9:00am (EST)

The bulls turned to their closer in the final hour of trading to get back in the win column on Tuesday.  Fed Chairman Ben Bernanke gave the the market some good news to go on, but the rally didn’t materialize until late as other headwinds kept things in check.  However, after two days of intense bear action the bulls were able to reverse the tables as they rallied instead of fading into the close.

“Big Ben” said he continues to see the U.S. economy improving, although it won’t be as strong as many are hoping for.  He also went on to say that a slow economic recovery will keep unemployment rates high and that the Fed wouldn’t wait for them to come down before raising interest rates.

The euro also rebounded yesterday, somewhat, after the overseas markets closed.  The currency rose to $1.197 after hitting a four-year low on Monday. 

As a result, the Dow enjoyed a triple-digit gain or 123 points, or 1.3%, to finish at 9,939.  Microsoft (MSFT, $25.11, down $0.18) and Intel (INTC, $20.18, down $0.13) were 2 of only 4 blue chips that failed to finish in the green.

The S&P 500 was under the 1,050 level for much of the day, but ended with an 11 point pop, or 1.1%, and closed at 1,062.  The index found support at the 1,040 level and held but we still see triple-digits on the horizon. 

The Nasdaq, however, failed to keep up with its teammates as it fell 3 points, or 0.2%, to settle at 2,170.  Tech got hurt after some negative comments that a weaker euro would drag down U.S. corporate profits but the index pared its losses significantly after trading to a low of 2,139.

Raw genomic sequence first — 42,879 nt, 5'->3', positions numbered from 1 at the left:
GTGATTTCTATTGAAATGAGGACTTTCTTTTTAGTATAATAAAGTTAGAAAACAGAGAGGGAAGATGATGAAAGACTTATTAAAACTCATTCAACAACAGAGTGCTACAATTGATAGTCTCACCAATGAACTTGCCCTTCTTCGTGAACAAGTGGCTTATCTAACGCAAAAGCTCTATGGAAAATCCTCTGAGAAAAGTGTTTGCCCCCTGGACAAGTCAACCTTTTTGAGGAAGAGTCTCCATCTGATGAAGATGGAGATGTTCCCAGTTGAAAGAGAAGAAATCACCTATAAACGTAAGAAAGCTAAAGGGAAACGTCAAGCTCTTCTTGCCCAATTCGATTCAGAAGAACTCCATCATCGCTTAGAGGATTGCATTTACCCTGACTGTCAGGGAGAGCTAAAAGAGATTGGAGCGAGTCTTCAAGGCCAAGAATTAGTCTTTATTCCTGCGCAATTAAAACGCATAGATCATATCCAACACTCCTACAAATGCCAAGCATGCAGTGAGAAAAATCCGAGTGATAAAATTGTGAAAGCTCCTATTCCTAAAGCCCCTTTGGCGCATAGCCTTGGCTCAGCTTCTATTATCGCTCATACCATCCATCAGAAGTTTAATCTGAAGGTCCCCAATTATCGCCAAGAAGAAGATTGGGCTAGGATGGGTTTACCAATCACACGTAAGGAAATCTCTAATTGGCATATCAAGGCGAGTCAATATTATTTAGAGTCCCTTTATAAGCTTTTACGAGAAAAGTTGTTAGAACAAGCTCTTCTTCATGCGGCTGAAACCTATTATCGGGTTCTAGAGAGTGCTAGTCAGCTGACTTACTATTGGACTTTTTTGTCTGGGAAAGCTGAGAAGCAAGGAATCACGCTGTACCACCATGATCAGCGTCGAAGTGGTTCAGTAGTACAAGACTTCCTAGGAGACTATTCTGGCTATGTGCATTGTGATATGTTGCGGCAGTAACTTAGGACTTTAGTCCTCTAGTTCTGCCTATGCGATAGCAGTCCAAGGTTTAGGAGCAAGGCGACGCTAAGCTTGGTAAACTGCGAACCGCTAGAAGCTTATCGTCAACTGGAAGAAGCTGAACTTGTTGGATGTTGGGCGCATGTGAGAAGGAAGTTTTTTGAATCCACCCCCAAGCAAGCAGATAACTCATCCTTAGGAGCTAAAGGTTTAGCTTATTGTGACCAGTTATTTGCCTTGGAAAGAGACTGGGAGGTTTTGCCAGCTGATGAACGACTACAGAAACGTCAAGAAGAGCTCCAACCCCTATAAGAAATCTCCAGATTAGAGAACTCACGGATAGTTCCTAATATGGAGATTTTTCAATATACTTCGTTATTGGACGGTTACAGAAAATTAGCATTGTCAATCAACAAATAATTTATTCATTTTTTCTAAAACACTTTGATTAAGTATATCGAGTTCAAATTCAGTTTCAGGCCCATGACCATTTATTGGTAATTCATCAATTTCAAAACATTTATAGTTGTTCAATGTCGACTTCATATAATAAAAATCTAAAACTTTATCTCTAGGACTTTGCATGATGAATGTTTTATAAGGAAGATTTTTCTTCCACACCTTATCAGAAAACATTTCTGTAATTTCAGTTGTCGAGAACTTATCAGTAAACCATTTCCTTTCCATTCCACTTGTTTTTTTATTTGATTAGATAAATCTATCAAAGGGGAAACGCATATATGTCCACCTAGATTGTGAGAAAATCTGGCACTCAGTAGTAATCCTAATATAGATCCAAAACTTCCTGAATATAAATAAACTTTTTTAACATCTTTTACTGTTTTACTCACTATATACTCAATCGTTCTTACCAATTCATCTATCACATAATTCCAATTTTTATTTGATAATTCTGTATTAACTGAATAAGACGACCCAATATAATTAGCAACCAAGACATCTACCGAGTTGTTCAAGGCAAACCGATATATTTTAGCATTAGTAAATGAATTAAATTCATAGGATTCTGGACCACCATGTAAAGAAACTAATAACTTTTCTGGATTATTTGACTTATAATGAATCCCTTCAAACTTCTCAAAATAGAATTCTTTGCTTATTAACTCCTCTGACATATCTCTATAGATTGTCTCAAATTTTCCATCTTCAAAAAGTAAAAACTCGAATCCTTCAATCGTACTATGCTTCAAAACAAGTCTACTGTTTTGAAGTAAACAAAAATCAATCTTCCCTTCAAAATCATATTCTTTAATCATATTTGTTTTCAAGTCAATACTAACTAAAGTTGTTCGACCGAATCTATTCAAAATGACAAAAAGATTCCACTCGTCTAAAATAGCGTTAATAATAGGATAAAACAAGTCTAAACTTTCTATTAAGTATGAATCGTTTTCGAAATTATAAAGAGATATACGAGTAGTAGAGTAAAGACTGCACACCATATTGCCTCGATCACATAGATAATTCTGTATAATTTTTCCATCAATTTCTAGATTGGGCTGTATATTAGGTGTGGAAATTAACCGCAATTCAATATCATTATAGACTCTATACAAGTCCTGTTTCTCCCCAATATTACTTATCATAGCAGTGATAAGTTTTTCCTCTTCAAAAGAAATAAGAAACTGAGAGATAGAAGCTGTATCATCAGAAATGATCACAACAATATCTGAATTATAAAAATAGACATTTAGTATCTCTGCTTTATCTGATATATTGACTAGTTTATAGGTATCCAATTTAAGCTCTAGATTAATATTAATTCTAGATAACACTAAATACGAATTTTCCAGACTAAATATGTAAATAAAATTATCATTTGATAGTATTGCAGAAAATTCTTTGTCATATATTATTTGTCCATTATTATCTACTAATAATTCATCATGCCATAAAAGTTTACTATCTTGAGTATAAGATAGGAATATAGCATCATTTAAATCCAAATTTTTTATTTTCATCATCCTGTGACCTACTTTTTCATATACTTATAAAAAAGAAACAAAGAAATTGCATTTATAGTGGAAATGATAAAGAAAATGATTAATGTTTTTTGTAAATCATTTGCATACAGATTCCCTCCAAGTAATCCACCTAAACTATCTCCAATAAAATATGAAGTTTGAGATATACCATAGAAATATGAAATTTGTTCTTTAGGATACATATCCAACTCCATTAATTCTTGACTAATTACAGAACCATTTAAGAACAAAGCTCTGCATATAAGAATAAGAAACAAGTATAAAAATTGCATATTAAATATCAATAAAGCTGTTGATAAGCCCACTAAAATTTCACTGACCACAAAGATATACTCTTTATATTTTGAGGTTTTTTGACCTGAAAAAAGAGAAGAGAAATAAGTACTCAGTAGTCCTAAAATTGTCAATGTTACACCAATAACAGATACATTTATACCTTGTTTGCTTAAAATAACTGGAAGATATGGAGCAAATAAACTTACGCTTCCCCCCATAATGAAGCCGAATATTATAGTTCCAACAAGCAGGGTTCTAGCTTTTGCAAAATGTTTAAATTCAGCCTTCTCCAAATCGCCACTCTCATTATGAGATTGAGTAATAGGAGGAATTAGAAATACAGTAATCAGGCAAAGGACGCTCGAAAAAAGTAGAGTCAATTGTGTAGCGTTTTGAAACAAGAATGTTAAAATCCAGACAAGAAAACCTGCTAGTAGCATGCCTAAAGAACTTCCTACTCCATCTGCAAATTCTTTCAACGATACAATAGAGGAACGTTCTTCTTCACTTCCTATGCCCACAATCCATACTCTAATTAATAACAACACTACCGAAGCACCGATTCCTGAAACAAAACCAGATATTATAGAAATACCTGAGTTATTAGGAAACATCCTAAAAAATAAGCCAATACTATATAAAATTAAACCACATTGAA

(Note to self, the Russell 2000 fell 1 point, or 0.1%, to end at 617).

Yesterday’s run was impressive but it wasn’t a “snap-back” rally by any means.  We have slowly been building bearish positions over the past couple of weeks and they are off to a great start.  If there is a continued rally (which we doubt) then we have stop targets in place to protect profits and limit losses.


The talking heads will tell you that the recent selloff has come too hard, too fast, but they haven’t seen anything yet.  We are still looking to add another trade or two, and today we are adding one at the open if we can get a good entry price.  We also take a look at BP (BP, $34.68, down $2.08) as your editor-in chief recalls the days of Enron.